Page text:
This Sunday is the first ever non-fiction spotlight in the new format of the blog, so I thought it might be a good time to introduce a particular genre that you’ll be seeing a lot of: the microhistory. Sunday posts might also involve biographies, essays or other stuff.
Microhistories are close to my heart: they are intense historical studies based on close-reading of specific source material which produces a detailed piece of work that looks at first glance like a case study, but actually stretches itself outwards to broader themes and ideas within longue-durée historical narratives. You find case-studies in lots of normal histories, but the microhistory uniquely focuses on a small time frame, often a single event, or a small group of people, or an individual, in order to flesh out an important stitch that would otherwise be missing in the fabric of history.
Probably the most famous microhistory is Carlo Ginzburg’s The Cheese and the Worms. Published in 1976, Ginzburg’s work focuses on the peculiar life and cosmology of the sixteenth-century miller Menocchio. It’s a microhistory classic because, in this instance, the historian has found an individual who otherwise would have been forgotten or ignored by historians; someone who is not of the elite, who harbours an unorthodox worldview. However, instead of dismissing Menocchio as an inconvenient outlier, Ginzburg explores the peculiar mystical/spiritual beliefs of this early-modern man in order to flesh out a person who flies in the face of contemporary religious expectations. The very existence of Menocchio defies easy categorisation of religion in this time period- ‘belief’ cannot be presumed, and participation in church can no longer imply faith. Microhistories provide so much necessary detail, and prevent historians from making easy and convenient assumptions, and remind us all that, no matter what the time period and how rustic the setting, people have always been people. Emotions, beliefs, heresy and rebellion- they are not modern inventions.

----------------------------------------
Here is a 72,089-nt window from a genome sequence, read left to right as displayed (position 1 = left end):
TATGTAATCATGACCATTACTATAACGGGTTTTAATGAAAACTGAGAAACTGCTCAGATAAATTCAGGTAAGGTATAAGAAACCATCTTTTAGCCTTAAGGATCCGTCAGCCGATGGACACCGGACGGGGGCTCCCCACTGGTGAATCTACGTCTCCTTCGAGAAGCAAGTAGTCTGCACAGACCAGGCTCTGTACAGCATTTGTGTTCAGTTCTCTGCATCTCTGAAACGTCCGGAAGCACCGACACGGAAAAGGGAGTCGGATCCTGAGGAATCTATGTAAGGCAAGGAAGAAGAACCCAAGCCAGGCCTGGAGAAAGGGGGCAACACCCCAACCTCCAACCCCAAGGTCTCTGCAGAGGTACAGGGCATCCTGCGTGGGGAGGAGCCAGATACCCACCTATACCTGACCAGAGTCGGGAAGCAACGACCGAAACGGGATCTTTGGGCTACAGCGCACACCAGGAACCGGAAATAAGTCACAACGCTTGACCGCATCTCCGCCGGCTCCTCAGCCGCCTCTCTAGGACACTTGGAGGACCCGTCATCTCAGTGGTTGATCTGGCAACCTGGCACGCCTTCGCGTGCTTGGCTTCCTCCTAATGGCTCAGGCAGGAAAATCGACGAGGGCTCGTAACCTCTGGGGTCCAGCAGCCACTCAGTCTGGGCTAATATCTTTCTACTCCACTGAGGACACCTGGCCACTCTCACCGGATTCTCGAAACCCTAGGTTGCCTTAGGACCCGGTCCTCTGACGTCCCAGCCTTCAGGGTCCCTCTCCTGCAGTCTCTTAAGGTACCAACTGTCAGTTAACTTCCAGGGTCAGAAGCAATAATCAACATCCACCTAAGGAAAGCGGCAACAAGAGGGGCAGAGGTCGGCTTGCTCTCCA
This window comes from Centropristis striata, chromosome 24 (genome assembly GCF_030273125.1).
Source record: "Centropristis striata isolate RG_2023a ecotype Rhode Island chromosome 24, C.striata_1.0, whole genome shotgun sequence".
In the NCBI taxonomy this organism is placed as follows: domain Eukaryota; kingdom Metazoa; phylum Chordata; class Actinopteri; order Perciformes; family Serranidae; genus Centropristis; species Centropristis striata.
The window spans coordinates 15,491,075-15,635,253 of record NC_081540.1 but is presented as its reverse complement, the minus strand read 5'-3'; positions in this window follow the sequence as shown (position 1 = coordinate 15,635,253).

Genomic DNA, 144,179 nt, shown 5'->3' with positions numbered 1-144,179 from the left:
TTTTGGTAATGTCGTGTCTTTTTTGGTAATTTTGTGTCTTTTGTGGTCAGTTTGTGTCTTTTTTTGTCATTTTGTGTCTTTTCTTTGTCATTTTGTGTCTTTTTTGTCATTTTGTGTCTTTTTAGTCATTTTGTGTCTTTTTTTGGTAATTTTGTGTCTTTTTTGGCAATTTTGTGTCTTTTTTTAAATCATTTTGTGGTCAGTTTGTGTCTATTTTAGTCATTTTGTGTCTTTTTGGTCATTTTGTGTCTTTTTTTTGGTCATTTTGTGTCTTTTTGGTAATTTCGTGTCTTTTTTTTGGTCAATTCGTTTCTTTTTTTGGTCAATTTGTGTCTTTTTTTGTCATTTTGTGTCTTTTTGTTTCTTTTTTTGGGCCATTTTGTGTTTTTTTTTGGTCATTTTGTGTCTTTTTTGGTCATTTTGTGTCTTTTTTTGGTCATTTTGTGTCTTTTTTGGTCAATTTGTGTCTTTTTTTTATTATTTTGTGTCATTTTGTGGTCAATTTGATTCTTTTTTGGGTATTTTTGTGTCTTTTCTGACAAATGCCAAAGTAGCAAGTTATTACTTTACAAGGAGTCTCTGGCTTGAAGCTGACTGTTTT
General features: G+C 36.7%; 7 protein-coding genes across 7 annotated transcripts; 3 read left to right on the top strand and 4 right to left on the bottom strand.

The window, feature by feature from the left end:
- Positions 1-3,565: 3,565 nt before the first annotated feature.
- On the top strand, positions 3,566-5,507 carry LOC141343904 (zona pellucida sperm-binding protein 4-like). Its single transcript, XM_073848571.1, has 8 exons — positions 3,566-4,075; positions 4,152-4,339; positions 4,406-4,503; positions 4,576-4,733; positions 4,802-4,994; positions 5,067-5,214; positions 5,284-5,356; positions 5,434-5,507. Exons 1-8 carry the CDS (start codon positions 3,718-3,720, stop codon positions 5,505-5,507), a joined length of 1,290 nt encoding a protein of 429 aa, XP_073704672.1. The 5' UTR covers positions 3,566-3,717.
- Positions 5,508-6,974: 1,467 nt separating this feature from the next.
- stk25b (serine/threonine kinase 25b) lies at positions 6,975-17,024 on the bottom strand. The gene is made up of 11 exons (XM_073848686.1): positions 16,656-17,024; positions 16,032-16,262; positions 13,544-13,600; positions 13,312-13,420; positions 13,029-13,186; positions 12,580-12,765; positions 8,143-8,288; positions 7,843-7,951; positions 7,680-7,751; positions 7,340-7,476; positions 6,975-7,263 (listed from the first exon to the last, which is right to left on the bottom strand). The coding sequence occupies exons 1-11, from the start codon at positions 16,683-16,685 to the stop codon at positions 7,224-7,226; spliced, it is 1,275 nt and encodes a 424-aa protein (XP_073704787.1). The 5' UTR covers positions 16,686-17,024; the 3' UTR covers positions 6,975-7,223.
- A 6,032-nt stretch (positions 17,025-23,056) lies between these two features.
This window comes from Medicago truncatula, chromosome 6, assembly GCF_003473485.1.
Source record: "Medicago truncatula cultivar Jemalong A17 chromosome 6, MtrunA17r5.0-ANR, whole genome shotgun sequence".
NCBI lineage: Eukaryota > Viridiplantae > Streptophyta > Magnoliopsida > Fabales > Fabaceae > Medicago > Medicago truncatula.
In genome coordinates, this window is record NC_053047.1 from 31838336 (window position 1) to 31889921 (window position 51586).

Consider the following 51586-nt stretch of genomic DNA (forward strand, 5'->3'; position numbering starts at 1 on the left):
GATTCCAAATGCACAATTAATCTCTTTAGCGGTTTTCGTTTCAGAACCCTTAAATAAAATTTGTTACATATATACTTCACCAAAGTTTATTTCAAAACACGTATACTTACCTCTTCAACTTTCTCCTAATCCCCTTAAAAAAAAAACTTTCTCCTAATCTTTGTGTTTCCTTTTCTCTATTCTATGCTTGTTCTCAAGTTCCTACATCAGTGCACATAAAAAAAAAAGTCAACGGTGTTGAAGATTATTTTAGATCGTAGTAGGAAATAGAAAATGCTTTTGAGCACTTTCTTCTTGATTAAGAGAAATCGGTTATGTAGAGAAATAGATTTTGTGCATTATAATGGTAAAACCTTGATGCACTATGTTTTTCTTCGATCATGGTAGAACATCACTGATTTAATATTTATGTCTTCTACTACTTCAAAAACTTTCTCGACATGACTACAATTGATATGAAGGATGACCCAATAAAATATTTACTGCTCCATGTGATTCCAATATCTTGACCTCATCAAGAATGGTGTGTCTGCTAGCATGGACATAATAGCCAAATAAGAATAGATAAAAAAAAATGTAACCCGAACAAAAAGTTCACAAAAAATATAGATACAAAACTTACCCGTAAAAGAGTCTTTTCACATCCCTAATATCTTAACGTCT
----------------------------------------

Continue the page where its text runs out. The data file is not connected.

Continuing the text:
The exceptions in history add up, and form their own genres: those who write history are increasingly aware of the need to reflect upon the different identities present in any particular context. Only relatively recently did the areas of women’s history, or the history of POC, or LGBTQ history emerge: beforehand, their historical presence was a novelty or an aside. Unimportant. Consciously ignored. Microhistories give voice to and validate the historical existence of people, events and ideas that would otherwise be forgotten.
If you’re interested in finding out more about microhistories, then you could try:
What is Microhistory?: Theory and Practice – Sigurður Gylfi Magnússon
Small Worlds: Method, Meaning, & Narrative in Microhistory – James F. Brooks (ed.)
The Cheese and the Worms: The Cosmos of a Sixteenth-Century Miller – Carlo Ginzburg
Clues, Myths, and the Historical Method – Carlo Ginzburg